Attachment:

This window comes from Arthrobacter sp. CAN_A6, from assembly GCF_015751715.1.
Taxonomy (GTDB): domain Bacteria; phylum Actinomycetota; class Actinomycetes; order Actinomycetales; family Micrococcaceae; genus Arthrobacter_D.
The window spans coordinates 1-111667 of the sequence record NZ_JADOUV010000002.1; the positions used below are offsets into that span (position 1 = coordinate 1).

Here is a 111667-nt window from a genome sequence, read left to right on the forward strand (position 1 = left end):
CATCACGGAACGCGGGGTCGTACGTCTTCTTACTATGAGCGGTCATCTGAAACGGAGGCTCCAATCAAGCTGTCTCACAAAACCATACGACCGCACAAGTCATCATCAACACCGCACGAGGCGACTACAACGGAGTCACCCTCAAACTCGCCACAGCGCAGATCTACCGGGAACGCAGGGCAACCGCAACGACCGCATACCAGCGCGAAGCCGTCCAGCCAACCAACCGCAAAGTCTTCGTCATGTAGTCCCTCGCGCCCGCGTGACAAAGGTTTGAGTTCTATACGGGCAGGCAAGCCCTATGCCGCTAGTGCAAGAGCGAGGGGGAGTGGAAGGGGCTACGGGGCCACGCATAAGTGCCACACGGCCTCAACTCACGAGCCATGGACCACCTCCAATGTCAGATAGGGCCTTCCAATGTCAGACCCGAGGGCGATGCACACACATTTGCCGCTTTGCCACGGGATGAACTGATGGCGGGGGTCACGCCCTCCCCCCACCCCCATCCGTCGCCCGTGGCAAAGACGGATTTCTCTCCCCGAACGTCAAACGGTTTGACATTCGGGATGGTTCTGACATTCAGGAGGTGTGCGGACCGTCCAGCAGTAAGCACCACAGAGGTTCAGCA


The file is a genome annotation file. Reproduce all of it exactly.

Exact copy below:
This window comes from Arthrobacter sp. CAN_A6, from assembly GCF_015751715.1.
Taxonomy (GTDB): domain Bacteria; phylum Actinomycetota; class Actinomycetes; order Actinomycetales; family Micrococcaceae; genus Arthrobacter_D.
The window spans coordinates 1-111667 of the sequence record NZ_JADOUV010000002.1; the positions used below are offsets into that span (position 1 = coordinate 1).

Here is a 111667-nt window from a genome sequence, read left to right on the forward strand (position 1 = left end):
CATCACGGAACGCGGGGTCGTACGTCTTCTTACTATGAGCGGTCATCTGAAACGGAGGCTCCAATCAAGCTGTCTCACAAAACCATACGACCGCACAAGTCATCATCAACACCGCACGAGGCGACTACAACGGAGTCACCCTCAAACTCGCCACAGCGCAGATCTACCGGGAACGCAGGGCAACCGCAACGACCGCATACCAGCGCGAAGCCGTCCAGCCAACCAACCGCAAAGTCTTCGTCATGTAGTCCCTCGCGCCCGCGTGACAAAGGTTTGAGTTCTATACGGGCAGGCAAGCCCTATGCCGCTAGTGCAAGAGCGAGGGGGAGTGGAAGGGGCTACGGGGCCACGCATAAGTGCCACACGGCCTCAACTCACGAGCCATGGACCACCTCCAATGTCAGATAGGGCCTTCCAATGTCAGACCCGAGGGCGATGCACACACATTTGCCGCTTTGCCACGGGATGAACTGATGGCGGGGGTCACGCCCTCCCCCCACCCCCATCCGTCGCCCGTGGCAAAGACGGATTTCTCTCCCCGAACGTCAAACGGTTTGACATTCGGGATGGTTCTGACATTCAGGAGGTGTGCGGACCGTCCAGCAGTAAGCACCACAGAGGTTCAGCA